This Old Navy Ad With An Interracial Family Made The Shitty Humans Of Twitter Lose Their Minds

Old Navy proved on Friday that even the humblest of clothing outlets can bring all the Internet trolls to the yard through one seemingly simple act: sharing a racially diverse ad. Old Navy tweeted a photo of an interracial family, and in so doing, generated a Twitter storm involving such choice phrases as “white genocide,” “miscegenation junk,” and “anti-white propaganda” (I shit you not). Some Twitter users’ reactions were so bizarrely terrible as to prompt the question of whether or not they were all in cahoots to produce some truly ambitious work of satire.

To most, the photo isn’t a scandalous one. It features a dad carrying his son on his back, one arm casually slung around his wife’s waist, all three of the models wearing natural smiles and neutral tones. However, considering how most of Old Navy Official’s tweets garner anywhere between a dozen and 20 retweets on a good day, this ad’s more than 3,000 reflect just how controversial it was, to some, for no other reason than the races of its models.

Apparently, we’re back in the early 1900s and interracial marriage and families are taboo and emblematic of white persecution.

At this point, many of the worst tweets have been deleted, but not before screenshots were captured by Mic, Jezebel, and other outlets.

twitter racism Old Navy interracial
CREDIT: Twitter

Yes, @ManyHeaded, it is totally illegal to portray white people in ads. Maybe that’s why 95 percent of ads in 2011 featured them.

Old Navy, interracial, racism
CREDIT: Twitter

Based on that tweet, is anyone here really surprised this Omar fellow is a Trump supporter?

Old Navy, interracial, racism
CREDIT: Twitter

Special shoutout to you, Ms. @LauraJSilverman, for writing the perfect response so I didn’t have to wrack my brain for one, myself.


Maybe I missed something, but I just fail to see the connection between people of different races falling in love and starting families together, and the sexual abuse of minors. Oh, and I told you this Twitter storm would feature the term “anti-white propaganda,” didn’t I? I bet you didn’t believe me, but look, there it is!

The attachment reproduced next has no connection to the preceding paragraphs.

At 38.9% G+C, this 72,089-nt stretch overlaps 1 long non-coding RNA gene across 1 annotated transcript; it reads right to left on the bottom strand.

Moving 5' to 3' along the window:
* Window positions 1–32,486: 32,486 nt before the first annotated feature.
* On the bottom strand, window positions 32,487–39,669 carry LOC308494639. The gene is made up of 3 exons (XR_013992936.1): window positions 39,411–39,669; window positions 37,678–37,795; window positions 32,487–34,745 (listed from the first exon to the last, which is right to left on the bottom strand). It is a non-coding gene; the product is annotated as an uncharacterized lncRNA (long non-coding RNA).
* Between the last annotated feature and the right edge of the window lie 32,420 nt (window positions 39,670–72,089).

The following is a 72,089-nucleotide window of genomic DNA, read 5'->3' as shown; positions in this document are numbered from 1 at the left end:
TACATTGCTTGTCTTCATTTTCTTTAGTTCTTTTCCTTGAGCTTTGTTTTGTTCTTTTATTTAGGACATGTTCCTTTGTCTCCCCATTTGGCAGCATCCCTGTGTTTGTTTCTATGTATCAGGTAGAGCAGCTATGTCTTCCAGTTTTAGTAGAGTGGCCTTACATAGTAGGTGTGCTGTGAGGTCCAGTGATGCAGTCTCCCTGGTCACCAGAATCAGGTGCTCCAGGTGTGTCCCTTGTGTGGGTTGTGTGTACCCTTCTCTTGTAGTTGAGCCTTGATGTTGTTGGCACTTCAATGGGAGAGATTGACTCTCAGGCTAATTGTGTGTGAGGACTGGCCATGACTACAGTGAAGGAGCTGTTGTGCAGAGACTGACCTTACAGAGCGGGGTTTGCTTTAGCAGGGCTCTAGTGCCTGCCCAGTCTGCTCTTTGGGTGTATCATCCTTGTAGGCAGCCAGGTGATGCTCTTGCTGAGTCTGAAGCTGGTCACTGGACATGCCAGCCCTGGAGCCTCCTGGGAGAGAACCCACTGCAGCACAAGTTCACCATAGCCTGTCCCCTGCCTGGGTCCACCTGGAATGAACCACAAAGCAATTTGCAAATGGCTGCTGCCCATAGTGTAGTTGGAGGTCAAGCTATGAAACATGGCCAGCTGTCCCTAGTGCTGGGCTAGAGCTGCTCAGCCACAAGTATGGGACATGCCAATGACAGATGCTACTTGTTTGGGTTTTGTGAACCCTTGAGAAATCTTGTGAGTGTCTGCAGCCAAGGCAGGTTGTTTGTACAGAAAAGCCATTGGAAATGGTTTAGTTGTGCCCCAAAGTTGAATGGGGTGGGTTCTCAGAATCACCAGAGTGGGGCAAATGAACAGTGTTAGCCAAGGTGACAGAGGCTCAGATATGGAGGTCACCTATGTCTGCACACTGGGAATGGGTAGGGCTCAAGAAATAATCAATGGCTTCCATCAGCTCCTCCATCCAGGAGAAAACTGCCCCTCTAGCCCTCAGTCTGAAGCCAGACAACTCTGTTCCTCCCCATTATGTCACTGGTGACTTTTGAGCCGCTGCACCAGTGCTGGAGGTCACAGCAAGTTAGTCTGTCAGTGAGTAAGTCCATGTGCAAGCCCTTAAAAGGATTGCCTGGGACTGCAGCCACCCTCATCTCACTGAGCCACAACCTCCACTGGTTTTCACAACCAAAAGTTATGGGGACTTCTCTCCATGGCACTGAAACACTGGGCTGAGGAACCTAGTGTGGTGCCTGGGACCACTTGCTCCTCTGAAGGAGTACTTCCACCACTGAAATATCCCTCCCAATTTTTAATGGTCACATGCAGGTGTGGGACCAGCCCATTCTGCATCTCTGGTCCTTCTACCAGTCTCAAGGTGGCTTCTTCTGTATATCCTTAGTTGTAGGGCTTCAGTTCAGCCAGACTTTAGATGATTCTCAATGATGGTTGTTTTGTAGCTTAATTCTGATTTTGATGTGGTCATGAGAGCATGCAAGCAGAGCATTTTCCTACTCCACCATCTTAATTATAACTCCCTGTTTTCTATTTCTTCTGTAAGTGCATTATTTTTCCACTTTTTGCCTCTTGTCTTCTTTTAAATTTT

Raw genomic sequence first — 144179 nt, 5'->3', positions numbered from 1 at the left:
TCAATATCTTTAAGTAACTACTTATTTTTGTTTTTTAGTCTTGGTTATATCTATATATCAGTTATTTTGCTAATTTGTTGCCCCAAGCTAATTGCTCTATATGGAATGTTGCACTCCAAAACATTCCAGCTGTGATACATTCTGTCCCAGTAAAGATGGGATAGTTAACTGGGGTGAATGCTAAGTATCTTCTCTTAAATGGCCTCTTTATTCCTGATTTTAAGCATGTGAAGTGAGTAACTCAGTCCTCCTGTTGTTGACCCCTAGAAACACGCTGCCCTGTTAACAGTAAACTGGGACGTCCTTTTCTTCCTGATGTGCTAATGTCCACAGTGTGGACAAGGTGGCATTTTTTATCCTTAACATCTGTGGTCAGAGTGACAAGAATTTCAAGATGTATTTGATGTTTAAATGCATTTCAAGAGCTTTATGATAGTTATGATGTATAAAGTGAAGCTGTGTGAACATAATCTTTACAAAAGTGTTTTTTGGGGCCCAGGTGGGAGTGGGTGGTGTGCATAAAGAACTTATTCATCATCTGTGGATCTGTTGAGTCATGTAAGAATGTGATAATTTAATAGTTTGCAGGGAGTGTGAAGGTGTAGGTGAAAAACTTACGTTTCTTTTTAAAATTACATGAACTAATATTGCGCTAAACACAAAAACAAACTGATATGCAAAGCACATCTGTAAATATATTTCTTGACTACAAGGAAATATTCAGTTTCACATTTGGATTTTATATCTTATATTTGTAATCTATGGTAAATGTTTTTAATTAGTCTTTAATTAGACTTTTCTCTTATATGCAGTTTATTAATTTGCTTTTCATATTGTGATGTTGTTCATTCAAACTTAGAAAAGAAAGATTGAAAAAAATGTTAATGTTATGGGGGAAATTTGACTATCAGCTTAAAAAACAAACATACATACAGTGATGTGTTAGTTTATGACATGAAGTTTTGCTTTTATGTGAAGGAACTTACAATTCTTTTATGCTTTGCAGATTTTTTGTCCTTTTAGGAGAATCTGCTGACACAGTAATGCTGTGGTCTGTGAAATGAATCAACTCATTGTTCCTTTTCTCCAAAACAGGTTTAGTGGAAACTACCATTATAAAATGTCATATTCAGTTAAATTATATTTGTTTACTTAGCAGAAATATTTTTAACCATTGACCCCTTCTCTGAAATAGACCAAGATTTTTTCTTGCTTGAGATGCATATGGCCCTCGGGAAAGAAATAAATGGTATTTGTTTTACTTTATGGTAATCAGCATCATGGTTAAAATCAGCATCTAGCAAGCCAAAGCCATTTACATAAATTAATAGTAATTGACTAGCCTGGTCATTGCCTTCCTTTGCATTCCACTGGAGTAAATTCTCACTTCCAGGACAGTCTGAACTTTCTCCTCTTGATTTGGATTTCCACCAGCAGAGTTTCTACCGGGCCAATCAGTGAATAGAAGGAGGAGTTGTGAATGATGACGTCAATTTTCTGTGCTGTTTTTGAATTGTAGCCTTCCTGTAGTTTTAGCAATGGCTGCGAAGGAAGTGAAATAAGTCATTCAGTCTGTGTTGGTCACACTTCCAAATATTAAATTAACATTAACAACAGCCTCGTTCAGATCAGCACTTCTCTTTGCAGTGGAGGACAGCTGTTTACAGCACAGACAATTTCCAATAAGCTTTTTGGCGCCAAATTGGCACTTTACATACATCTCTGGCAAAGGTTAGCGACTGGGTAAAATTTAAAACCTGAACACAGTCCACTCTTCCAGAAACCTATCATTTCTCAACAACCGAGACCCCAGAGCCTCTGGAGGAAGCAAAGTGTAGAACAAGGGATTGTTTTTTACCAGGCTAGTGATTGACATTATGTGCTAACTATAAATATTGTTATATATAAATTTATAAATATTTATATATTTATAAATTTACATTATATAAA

Perhaps, at the end of the day, Black activist and New York Daily News columnist Shaun King put it best when he tweeted the quote (author unknown), “When you’re accustomed to privilege, equality feels like oppression.”

Case in point: Iggy Azalea, who has been widely criticized for appropriating Black culture to become successful, accused Beyoncé of racism against white women for the lyric, “He only want me when I’m not there / He better call Becky with the good hair,” this week, launching a Twitter storm of her own. In turn, Death and Taxes writer Jamie Peck put it best when she wrote: “It’s not a diss on white women; it’s a a diss on society’s fucked-up Eurocentric standards of beauty.”

What the unsettling reaction to Old Navy’s ad proves is that as a society we’ve become so used to mainstream commercial images of white models and families that we’ve come to accept them as an artificial norm, and as in every era of history, challenges to this norm are perceived by the individuals who benefit from it as threats.

At any rate, to the Twitter users who labeled the ad as “anti-white propaganda” as oppose to, say, much-needed representation of nonwhite families which are increasingly on the rise in the United States, I leave you with this class-A response to the controversy by a real interracial family shared above.

Love wins no matter what the color, indeed. And while love also wins no matter what the outfit, it doesn’t hurt that Mr. Penebaker and his family absolutely killed the fashion game in their portrait.